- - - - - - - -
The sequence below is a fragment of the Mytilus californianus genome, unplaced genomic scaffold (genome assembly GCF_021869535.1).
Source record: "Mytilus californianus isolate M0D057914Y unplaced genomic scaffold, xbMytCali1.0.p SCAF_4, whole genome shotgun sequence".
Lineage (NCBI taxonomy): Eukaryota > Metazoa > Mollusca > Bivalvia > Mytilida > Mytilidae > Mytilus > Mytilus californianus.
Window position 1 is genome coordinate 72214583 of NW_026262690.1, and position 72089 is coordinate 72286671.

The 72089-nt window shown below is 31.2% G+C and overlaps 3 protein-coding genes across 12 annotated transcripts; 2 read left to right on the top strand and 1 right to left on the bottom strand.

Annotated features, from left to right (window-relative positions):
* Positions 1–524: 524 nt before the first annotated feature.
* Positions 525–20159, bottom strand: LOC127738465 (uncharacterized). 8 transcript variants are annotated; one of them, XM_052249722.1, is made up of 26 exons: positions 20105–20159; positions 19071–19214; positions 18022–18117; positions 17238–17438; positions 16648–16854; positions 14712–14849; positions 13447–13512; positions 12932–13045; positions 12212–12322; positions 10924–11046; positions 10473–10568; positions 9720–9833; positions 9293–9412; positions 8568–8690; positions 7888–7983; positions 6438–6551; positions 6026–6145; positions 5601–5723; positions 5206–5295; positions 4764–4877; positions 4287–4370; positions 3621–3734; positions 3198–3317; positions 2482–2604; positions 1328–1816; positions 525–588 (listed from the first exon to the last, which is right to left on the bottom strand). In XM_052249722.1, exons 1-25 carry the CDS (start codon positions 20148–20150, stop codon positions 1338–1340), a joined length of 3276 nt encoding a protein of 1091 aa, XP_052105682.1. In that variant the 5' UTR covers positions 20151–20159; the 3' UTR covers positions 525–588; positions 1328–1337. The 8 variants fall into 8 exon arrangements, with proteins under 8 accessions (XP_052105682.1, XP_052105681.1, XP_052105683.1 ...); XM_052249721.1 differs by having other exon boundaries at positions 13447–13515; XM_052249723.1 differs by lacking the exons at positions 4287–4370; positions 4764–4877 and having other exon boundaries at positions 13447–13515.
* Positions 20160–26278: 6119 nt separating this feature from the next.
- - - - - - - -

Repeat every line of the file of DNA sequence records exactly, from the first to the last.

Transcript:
The sequence below is a fragment of the Mytilus californianus genome, unplaced genomic scaffold (genome assembly GCF_021869535.1).
Source record: "Mytilus californianus isolate M0D057914Y unplaced genomic scaffold, xbMytCali1.0.p SCAF_4, whole genome shotgun sequence".
Lineage (NCBI taxonomy): Eukaryota > Metazoa > Mollusca > Bivalvia > Mytilida > Mytilidae > Mytilus > Mytilus californianus.
Window position 1 is genome coordinate 72214583 of NW_026262690.1, and position 72089 is coordinate 72286671.

The 72089-nt window shown below is 31.2% G+C and overlaps 3 protein-coding genes across 12 annotated transcripts; 2 read left to right on the top strand and 1 right to left on the bottom strand.

Annotated features, from left to right (window-relative positions):
* Positions 1–524: 524 nt before the first annotated feature.
* Positions 525–20159, bottom strand: LOC127738465 (uncharacterized). 8 transcript variants are annotated; one of them, XM_052249722.1, is made up of 26 exons: positions 20105–20159; positions 19071–19214; positions 18022–18117; positions 17238–17438; positions 16648–16854; positions 14712–14849; positions 13447–13512; positions 12932–13045; positions 12212–12322; positions 10924–11046; positions 10473–10568; positions 9720–9833; positions 9293–9412; positions 8568–8690; positions 7888–7983; positions 6438–6551; positions 6026–6145; positions 5601–5723; positions 5206–5295; positions 4764–4877; positions 4287–4370; positions 3621–3734; positions 3198–3317; positions 2482–2604; positions 1328–1816; positions 525–588 (listed from the first exon to the last, which is right to left on the bottom strand). In XM_052249722.1, exons 1-25 carry the CDS (start codon positions 20148–20150, stop codon positions 1338–1340), a joined length of 3276 nt encoding a protein of 1091 aa, XP_052105682.1. In that variant the 5' UTR covers positions 20151–20159; the 3' UTR covers positions 525–588; positions 1328–1337. The 8 variants fall into 8 exon arrangements, with proteins under 8 accessions (XP_052105682.1, XP_052105681.1, XP_052105683.1 ...); XM_052249721.1 differs by having other exon boundaries at positions 13447–13515; XM_052249723.1 differs by lacking the exons at positions 4287–4370; positions 4764–4877 and having other exon boundaries at positions 13447–13515.
* Positions 20160–26278: 6119 nt separating this feature from the next.